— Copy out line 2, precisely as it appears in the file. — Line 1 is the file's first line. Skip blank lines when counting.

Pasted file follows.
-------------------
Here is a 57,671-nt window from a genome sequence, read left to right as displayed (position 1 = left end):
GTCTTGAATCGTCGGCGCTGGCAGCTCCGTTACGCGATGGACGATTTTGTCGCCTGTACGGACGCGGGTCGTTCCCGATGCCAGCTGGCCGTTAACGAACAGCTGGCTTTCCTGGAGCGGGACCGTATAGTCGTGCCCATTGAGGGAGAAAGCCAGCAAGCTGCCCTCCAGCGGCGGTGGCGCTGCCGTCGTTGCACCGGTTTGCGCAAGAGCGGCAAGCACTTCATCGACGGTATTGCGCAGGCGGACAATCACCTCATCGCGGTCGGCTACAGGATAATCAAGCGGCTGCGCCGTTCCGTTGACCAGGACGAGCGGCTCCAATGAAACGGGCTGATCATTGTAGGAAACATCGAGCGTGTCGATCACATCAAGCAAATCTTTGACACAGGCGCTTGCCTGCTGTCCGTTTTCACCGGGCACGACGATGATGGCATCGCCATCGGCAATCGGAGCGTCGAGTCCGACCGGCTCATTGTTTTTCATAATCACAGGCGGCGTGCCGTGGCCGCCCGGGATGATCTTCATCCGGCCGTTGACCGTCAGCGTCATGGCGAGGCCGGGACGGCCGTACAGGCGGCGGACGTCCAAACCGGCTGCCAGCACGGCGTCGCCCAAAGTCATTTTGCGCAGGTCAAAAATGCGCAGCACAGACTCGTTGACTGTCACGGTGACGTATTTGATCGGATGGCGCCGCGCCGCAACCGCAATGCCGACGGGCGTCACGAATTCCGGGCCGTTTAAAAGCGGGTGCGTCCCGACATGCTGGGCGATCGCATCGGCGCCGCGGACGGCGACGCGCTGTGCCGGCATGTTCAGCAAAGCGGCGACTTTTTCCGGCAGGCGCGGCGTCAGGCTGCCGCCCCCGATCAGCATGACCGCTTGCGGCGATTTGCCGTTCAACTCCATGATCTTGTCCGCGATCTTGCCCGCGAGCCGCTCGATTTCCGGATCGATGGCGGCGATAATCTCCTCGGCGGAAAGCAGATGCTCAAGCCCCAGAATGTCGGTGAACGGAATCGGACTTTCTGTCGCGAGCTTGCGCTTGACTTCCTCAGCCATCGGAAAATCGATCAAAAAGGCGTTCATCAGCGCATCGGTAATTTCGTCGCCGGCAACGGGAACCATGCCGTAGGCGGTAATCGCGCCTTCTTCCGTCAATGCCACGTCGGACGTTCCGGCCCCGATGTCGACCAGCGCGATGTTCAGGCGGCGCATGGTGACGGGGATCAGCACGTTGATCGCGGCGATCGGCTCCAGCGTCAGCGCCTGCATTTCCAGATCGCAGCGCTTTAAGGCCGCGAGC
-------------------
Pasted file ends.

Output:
GTCTTGAATCGTCGGCGCTGGCAGCTCCGTTACGCGATGGACGATTTTGTCGCCTGTACGGACGCGGGTCGTTCCCGATGCCAGCTGGCCGTTAACGAACAGCTGGCTTTCCTGGAGCGGGACCGTATAGTCGTGCCCATTGAGGGAGAAAGCCAGCAAGCTGCCCTCCAGCGGCGGTGGCGCTGCCGTCGTTGCACCGGTTTGCGCAAGAGCGGCAAGCACTTCATCGACGGTATTGCGCAGGCGGACAATCACCTCATCGCGGTCGGCTACAGGATAATCAAGCGGCTGCGCCGTTCCGTTGACCAGGACGAGCGGCTCCAATGAAACGGGCTGATCATTGTAGGAAACATCGAGCGTGTCGATCACATCAAGCAAATCTTTGACACAGGCGCTTGCCTGCTGTCCGTTTTCACCGGGCACGACGATGATGGCATCGCCATCGGCAATCGGAGCGTCGAGTCCGACCGGCTCATTGTTTTTCATAATCACAGGCGGCGTGCCGTGGCCGCCCGGGATGATCTTCATCCGGCCGTTGACCGTCAGCGTCATGGCGAGGCCGGGACGGCCGTACAGGCGGCGGACGTCCAAACCGGCTGCCAGCACGGCGTCGCCCAAAGTCATTTTGCGCAGGTCAAAAATGCGCAGCACAGACTCGTTGACTGTCACGGTGACGTATTTGATCGGATGGCGCCGCGCCGCAACCGCAATGCCGACGGGCGTCACGAATTCCGGGCCGTTTAAAAGCGGGTGCGTCCCGACATGCTGGGCGATCGCATCGGCGCCGCGGACGGCGACGCGCTGTGCCGGCATGTTCAGCAAAGCGGCGACTTTTTCCGGCAGGCGCGGCGTCAGGCTGCCGCCCCCGATCAGCATGACCGCTTGCGGCGATTTGCCGTTCAACTCCATGATCTTGTCCGCGATCTTGCCCGCGAGCCGCTCGATTTCCGGATCGATGGCGGCGATAATCTCCTCGGCGGAAAGCAGATGCTCAAGCCCCAGAATGTCGGTGAACGGAATCGGACTTTCTGTCGCGAGCTTGCGCTTGACTTCCTCAGCCATCGGAAAATCGATCAAAAAGGCGTTCATCAGCGCATCGGTAATTTCGTCGCCGGCAACGGGAACCATGCCGTAGGCGGTAATCGCGCCTTCTTCCGTCAATGCCACGTCGGACGTTCCGGCCCCGATGTCGACCAGCGCGATGTTCAGGCGGCGCATGGTGACGGGGATCAGCACGTTGATCGCGGCGATCGGCTCCAGCGTCAGCGCCTGCATTTCCAGATCGCAGCGCTTTAAGGCCGCGAGC